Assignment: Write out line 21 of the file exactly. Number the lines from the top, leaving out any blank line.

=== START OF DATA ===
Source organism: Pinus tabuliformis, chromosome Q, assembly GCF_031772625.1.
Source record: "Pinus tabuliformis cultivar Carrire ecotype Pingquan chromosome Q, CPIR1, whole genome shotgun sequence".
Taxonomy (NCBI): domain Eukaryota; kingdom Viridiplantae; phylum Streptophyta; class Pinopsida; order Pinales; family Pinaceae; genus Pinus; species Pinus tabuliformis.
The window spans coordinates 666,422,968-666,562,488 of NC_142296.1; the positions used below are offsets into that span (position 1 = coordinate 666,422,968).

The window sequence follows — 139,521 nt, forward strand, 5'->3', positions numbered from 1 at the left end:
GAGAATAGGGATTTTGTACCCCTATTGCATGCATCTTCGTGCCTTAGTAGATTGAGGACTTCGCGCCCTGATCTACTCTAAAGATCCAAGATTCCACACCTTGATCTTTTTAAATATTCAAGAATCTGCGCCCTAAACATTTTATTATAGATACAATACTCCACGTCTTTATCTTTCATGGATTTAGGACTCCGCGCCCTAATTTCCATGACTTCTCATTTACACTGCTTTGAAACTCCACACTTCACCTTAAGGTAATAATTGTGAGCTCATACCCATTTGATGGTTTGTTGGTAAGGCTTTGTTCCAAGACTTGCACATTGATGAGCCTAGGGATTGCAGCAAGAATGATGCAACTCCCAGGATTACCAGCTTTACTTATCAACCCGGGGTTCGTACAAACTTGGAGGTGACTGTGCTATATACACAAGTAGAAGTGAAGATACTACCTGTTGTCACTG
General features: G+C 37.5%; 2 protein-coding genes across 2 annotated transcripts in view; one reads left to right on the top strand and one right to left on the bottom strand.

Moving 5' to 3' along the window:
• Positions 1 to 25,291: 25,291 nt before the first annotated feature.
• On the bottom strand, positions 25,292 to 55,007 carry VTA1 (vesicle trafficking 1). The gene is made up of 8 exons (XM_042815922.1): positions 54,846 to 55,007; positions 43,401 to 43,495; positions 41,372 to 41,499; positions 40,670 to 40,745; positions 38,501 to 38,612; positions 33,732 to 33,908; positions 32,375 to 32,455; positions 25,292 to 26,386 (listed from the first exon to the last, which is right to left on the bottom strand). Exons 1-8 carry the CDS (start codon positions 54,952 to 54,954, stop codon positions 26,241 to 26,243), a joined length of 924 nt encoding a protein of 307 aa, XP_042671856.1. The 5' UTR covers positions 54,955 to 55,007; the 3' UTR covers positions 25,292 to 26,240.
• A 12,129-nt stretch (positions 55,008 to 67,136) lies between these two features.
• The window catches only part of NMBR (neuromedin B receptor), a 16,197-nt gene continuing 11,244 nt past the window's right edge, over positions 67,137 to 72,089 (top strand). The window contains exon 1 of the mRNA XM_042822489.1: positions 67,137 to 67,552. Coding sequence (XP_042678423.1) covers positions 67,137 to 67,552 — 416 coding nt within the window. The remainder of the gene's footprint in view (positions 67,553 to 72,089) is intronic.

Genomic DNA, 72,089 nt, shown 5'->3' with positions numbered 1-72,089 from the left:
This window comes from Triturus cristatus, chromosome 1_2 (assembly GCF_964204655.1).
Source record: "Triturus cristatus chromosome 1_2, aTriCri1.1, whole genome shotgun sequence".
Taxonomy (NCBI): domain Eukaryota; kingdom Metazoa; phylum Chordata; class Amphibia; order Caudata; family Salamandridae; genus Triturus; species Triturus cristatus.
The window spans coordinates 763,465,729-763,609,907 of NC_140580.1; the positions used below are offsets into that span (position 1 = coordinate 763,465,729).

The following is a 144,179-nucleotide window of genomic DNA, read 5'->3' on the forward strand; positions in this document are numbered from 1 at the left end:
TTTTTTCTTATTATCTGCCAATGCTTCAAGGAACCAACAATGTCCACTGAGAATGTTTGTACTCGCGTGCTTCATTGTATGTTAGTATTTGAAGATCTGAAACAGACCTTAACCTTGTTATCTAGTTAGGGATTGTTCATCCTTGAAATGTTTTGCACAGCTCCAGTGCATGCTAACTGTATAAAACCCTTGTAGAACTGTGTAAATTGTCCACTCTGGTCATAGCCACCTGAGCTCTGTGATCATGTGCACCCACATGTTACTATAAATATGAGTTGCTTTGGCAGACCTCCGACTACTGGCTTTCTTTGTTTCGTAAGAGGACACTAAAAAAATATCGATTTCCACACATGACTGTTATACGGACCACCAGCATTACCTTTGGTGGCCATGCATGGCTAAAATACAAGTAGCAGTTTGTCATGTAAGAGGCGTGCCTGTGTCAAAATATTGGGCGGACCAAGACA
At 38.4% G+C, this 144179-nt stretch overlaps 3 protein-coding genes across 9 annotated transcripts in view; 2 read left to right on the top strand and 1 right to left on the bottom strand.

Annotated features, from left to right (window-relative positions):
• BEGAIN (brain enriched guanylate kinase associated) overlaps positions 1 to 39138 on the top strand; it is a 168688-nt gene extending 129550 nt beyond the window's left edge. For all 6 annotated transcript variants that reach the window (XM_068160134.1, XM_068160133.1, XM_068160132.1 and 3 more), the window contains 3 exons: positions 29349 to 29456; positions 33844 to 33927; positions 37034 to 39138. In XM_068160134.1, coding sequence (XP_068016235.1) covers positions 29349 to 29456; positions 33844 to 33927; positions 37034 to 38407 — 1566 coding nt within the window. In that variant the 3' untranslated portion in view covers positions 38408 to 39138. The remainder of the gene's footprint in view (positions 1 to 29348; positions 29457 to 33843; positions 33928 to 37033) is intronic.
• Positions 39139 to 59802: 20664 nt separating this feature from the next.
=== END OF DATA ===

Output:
Annotated features, from left to right (window-relative positions):